Iran’s Jewish community, the largest in the Middle East outside Israel, is currently preparing to celebrate Purim, as it does every year. The Book of Esther will be read aloud in synagogues small and large, gifts will be exchanged, charity will be distributed, and even in the officially “dry” Islamic Republic, wine will be imbibed. Barring traffic jams, the traditional seasonal pilgrimage from cities like Tehran to the mausoleum in Hamadan should run as scheduled. And yet, the events of a few years ago still raise interesting questions about what it means to observe a holiday that celebrates Jewish survival in the face of a Persian decree while still living in modern-day Persia—Iran.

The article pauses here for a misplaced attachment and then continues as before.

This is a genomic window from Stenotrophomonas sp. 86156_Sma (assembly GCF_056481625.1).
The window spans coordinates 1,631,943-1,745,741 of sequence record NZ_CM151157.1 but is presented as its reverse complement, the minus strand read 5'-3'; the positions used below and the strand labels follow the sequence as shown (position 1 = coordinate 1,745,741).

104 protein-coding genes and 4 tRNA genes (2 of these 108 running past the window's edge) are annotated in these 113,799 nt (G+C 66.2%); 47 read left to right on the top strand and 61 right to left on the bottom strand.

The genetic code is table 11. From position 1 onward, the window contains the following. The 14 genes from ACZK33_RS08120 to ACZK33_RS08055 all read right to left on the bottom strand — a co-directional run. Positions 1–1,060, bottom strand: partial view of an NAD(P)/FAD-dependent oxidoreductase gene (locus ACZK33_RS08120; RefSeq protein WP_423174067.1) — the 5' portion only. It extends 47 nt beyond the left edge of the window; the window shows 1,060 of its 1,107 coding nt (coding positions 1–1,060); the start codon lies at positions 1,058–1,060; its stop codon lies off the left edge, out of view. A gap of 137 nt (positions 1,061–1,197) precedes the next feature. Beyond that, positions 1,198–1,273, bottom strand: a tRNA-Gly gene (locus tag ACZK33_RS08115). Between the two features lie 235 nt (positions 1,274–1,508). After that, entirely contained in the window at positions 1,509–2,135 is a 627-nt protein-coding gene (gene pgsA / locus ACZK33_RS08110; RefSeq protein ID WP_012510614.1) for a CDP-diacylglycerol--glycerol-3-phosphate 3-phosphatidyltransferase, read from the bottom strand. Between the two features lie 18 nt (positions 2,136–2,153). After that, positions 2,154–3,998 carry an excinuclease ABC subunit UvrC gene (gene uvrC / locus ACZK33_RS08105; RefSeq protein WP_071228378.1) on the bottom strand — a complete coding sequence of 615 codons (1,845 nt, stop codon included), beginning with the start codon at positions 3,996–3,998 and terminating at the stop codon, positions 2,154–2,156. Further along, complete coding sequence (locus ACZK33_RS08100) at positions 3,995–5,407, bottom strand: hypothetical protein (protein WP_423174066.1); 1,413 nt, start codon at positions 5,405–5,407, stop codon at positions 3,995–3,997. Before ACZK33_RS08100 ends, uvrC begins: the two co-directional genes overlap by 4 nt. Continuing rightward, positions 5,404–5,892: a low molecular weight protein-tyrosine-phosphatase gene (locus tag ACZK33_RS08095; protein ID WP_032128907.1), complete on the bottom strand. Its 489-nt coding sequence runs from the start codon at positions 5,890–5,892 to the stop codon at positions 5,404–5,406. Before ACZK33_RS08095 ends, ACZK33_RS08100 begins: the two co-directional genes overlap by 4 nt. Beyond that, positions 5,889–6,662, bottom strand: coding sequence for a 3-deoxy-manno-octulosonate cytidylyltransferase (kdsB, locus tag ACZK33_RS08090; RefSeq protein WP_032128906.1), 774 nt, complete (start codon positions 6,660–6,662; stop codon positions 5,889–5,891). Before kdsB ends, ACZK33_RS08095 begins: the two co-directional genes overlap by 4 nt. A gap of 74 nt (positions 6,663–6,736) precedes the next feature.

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The establishment of the Islamic Republic in 1979 and the subsequent Iran-Iraq war had the effect of quartering Iran’s Jewish population in short order; while there were some 80,000 to 90,000 Jews in Iran before 1979, today there are estimated to be around 25,000. A further consequence was that while prior to the revolution significant Jewish communities could be found across the country in places like Mashhad and Yazd, Jews are now mainly concentrated in Tehran, with smaller numbers in Shiraz and Isfahan. Many Iranian Jews—particularly those who left Iran immediately following the revolution—look back at the reign of the shah as the final, golden gasp of Iranian Jewry. And yet, many thousands of Jews continue to freely make their lives in the Islamic Republic, much to the bewilderment of Jews in the West and the government of Israel. Recent fieldwork done in Tehran’s Jewish community shows Jews publicly practicing their religion and living relatively full lives. Occasional anti-Semitic flare-ups notwithstanding, based on conversations I’ve had with people from the community, the Iranian Jewish experience, including Persian Purim celebrations, looks much the same as it did four decades ago under the shah.